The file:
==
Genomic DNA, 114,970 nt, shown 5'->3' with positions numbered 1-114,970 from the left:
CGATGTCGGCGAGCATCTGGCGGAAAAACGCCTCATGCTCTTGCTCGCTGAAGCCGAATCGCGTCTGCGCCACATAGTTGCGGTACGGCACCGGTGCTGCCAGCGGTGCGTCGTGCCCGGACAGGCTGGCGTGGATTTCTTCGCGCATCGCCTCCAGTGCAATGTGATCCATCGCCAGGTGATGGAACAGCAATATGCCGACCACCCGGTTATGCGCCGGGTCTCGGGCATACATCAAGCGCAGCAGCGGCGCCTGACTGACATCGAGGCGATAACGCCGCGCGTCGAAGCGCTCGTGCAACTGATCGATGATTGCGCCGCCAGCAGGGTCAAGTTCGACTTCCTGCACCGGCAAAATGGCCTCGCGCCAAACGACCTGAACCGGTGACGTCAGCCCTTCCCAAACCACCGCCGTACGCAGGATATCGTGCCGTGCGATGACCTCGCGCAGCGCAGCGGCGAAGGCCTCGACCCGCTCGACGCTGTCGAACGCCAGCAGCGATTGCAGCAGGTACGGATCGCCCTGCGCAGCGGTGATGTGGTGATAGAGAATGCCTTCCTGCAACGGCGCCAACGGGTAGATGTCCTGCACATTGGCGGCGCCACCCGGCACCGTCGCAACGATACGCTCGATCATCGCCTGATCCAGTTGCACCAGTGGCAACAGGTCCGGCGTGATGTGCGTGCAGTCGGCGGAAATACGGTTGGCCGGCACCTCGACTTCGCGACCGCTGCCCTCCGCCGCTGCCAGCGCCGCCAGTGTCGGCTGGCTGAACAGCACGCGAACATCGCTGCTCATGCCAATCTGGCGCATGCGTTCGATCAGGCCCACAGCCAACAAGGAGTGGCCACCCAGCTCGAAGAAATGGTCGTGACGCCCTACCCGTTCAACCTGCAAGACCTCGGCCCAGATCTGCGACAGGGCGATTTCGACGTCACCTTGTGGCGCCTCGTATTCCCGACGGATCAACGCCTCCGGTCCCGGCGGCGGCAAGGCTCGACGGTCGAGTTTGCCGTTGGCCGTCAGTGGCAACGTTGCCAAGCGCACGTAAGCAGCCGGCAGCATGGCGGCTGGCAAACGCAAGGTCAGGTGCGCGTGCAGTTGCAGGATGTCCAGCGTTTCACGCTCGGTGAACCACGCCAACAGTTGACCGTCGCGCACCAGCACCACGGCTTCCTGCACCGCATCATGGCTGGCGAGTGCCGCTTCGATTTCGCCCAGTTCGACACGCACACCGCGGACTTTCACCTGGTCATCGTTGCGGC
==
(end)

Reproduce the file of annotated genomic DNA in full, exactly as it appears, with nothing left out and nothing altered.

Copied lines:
Genomic DNA, 114,970 nt, shown 5'->3' with positions numbered 1-114,970 from the left:
CGATGTCGGCGAGCATCTGGCGGAAAAACGCCTCATGCTCTTGCTCGCTGAAGCCGAATCGCGTCTGCGCCACATAGTTGCGGTACGGCACCGGTGCTGCCAGCGGTGCGTCGTGCCCGGACAGGCTGGCGTGGATTTCTTCGCGCATCGCCTCCAGTGCAATGTGATCCATCGCCAGGTGATGGAACAGCAATATGCCGACCACCCGGTTATGCGCCGGGTCTCGGGCATACATCAAGCGCAGCAGCGGCGCCTGACTGACATCGAGGCGATAACGCCGCGCGTCGAAGCGCTCGTGCAACTGATCGATGATTGCGCCGCCAGCAGGGTCAAGTTCGACTTCCTGCACCGGCAAAATGGCCTCGCGCCAAACGACCTGAACCGGTGACGTCAGCCCTTCCCAAACCACCGCCGTACGCAGGATATCGTGCCGTGCGATGACCTCGCGCAGCGCAGCGGCGAAGGCCTCGACCCGCTCGACGCTGTCGAACGCCAGCAGCGATTGCAGCAGGTACGGATCGCCCTGCGCAGCGGTGATGTGGTGATAGAGAATGCCTTCCTGCAACGGCGCCAACGGGTAGATGTCCTGCACATTGGCGGCGCCACCCGGCACCGTCGCAACGATACGCTCGATCATCGCCTGATCCAGTTGCACCAGTGGCAACAGGTCCGGCGTGATGTGCGTGCAGTCGGCGGAAATACGGTTGGCCGGCACCTCGACTTCGCGACCGCTGCCCTCCGCCGCTGCCAGCGCCGCCAGTGTCGGCTGGCTGAACAGCACGCGAACATCGCTGCTCATGCCAATCTGGCGCATGCGTTCGATCAGGCCCACAGCCAACAAGGAGTGGCCACCCAGCTCGAAGAAATGGTCGTGACGCCCTACCCGTTCAACCTGCAAGACCTCGGCCCAGATCTGCGACAGGGCGATTTCGACGTCACCTTGTGGCGCCTCGTATTCCCGACGGATCAACGCCTCCGGTCCCGGCGGCGGCAAGGCTCGACGGTCGAGTTTGCCGTTGGCCGTCAGTGGCAACGTTGCCAAGCGCACGTAAGCAGCCGGCAGCATGGCGGCTGGCAAACGCAAGGTCAGGTGCGCGTGCAGTTGCAGGATGTCCAGCGTTTCACGCTCGGTGAACCACGCCAACAGTTGACCGTCGCGCACCAGCACCACGGCTTCCTGCACCGCATCATGGCTGGCGAGTGCCGCTTCGATTTCGCCCAGTTCGACACGCACACCGCGGACTTTCACCTGGTCATCGTTGCGGC